When the child was born eight years ago, Ben wasn’t at the birth. He didn’t experience the intense rush of love that many parents feel. Rather than marking the start of a golden era, his world turned black. “I had a mental breakdown. I found it psychologically difficult. I suffered quite terribly from it. The only way to recover was to walk away from my son and go and live in this little cottage, somewhere quite remote in Shropshire.”
And there Ben flew his hawks. And as he observed their graceful flight, primeval violence and survival instinct, he gradually began to recover. He wrote down his thoughts, to help him to make sense of the process. “Slowly but surely I got myself stable. I started with two sparrow hawks that I rehabilitate and released and I also trained a goshawk. At the same time, I came back into my son’s life. So Blood Ties connects my love of the countryside and explains how that taught me how to love my son. It’s about how I was able to love a species but didn’t love my son enough. And as I’m giving this interview, I’m looking after my son for a month and everything is great. So as the book progresses, those two narratives come together – for once, it’s a story with a happy ending.”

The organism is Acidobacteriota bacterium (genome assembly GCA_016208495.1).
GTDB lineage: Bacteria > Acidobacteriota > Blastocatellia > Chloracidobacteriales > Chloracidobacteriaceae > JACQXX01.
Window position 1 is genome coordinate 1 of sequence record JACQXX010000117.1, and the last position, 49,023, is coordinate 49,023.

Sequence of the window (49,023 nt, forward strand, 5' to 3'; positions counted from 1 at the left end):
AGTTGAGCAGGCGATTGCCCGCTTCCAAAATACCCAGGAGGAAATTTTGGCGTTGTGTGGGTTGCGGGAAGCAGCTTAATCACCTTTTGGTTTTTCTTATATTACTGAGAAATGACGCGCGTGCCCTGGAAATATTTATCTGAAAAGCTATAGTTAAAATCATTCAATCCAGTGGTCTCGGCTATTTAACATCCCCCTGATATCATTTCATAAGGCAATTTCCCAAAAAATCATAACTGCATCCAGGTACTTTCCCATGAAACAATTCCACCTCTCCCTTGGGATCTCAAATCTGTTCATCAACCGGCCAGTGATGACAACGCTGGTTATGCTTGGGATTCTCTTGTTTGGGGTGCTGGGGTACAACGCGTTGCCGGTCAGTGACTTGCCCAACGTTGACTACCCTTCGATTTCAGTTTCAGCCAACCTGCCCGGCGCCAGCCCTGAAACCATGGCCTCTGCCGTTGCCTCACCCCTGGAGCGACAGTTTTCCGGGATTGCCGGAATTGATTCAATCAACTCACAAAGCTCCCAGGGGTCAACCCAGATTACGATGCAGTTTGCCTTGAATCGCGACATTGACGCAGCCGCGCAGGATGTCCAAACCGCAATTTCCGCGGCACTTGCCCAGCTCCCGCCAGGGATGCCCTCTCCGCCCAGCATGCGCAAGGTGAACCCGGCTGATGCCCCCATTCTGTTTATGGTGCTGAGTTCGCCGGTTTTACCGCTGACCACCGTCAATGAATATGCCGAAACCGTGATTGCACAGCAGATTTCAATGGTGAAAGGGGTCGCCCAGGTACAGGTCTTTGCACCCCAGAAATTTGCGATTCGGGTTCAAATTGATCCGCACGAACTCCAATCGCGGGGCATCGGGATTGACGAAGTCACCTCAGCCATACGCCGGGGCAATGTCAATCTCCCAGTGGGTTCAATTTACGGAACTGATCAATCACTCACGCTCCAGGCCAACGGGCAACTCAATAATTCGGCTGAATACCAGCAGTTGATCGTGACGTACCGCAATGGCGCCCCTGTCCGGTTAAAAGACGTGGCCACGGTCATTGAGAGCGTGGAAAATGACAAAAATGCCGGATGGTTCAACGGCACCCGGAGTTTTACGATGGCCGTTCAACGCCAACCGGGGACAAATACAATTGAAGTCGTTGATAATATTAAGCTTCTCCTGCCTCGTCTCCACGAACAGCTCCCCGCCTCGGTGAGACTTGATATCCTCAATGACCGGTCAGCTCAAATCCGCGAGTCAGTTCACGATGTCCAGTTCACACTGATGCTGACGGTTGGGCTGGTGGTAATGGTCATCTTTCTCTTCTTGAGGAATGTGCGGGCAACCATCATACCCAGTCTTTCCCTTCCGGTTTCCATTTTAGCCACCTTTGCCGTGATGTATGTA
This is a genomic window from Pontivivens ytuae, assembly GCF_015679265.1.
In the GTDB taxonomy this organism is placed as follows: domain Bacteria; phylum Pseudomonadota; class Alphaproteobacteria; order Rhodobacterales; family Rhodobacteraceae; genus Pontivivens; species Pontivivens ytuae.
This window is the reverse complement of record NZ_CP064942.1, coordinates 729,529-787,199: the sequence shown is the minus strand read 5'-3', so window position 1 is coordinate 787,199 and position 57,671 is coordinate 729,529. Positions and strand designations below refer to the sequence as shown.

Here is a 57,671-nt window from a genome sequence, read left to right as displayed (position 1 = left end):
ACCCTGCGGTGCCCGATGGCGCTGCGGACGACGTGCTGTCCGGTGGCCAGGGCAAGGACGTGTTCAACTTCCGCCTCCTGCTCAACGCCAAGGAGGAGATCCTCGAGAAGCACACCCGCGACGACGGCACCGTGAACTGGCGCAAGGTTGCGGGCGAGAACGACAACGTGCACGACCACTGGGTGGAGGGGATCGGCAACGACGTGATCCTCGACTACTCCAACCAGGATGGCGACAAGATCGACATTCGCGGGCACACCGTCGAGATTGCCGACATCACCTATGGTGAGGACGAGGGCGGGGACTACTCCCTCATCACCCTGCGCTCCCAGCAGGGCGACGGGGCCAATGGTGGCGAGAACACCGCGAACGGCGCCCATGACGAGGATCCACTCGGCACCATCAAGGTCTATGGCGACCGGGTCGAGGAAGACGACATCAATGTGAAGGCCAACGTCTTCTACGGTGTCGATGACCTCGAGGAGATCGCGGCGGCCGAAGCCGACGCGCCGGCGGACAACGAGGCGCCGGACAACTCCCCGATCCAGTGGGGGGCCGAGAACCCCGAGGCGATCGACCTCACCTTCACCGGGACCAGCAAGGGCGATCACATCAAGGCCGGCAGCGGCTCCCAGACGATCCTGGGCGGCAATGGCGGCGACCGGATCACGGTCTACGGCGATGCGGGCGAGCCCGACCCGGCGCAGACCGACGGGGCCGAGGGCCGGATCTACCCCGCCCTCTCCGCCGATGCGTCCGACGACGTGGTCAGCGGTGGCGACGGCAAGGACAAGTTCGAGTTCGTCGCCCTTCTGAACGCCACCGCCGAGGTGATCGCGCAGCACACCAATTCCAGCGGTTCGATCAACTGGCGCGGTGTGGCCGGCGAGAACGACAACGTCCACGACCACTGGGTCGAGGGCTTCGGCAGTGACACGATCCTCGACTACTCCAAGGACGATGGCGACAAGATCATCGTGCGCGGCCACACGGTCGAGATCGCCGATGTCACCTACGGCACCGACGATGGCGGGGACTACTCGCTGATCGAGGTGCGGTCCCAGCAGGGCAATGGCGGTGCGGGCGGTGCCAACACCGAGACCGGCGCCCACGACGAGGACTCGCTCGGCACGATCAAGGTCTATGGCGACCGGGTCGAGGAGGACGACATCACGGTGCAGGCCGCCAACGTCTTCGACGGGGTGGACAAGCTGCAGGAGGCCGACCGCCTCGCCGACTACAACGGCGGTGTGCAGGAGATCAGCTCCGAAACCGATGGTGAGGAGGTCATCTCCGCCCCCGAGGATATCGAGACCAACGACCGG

Ben initially planned to write a kid’s book. Who knows, he might have given a copy to his son. But his agent suggested a different sort of read – an adult exploration of the human condition, of love and loss, of the long road to redemption – and Ben agreed. “Slowly it developed out of that. It’s a very personal book and I was unsure about including a lot of the personal stuff in it. But that’s what we did and it took three-and-a-half years to complete.”
There are, of course, other books about falconry in circulation. Helen McDonald’s mesmerising book H is for Hawk won the Samuel Johnson Prize and Costa Book of the Year award among other honours, after being published in 2014.
“I haven’t read Helen McDonald’s book, though I’m aware of it, because I don’t want to be influenced by it. I’m sure she’s amazing. She loves raptors so she must be.”
Blood Ties provides a unique insight into the mind of someone with Asperger’s. It explains how the birth of Ben’s son was a cataclysm. “I didn’t experience the sort of things that other people feel – I hesitate to use the word ‘normal’. I’ve always struggled with the human world. My mind races perpetually – I have multiple thoughts at the same time. I find human society very confusing. There’s a lot of confusion and anxiety all of the time and it takes me a lot of effort to engage with other people; I’m very bad in social situations. But if I have a subject I can talk about like artwork or hawks, I can spend all day on it.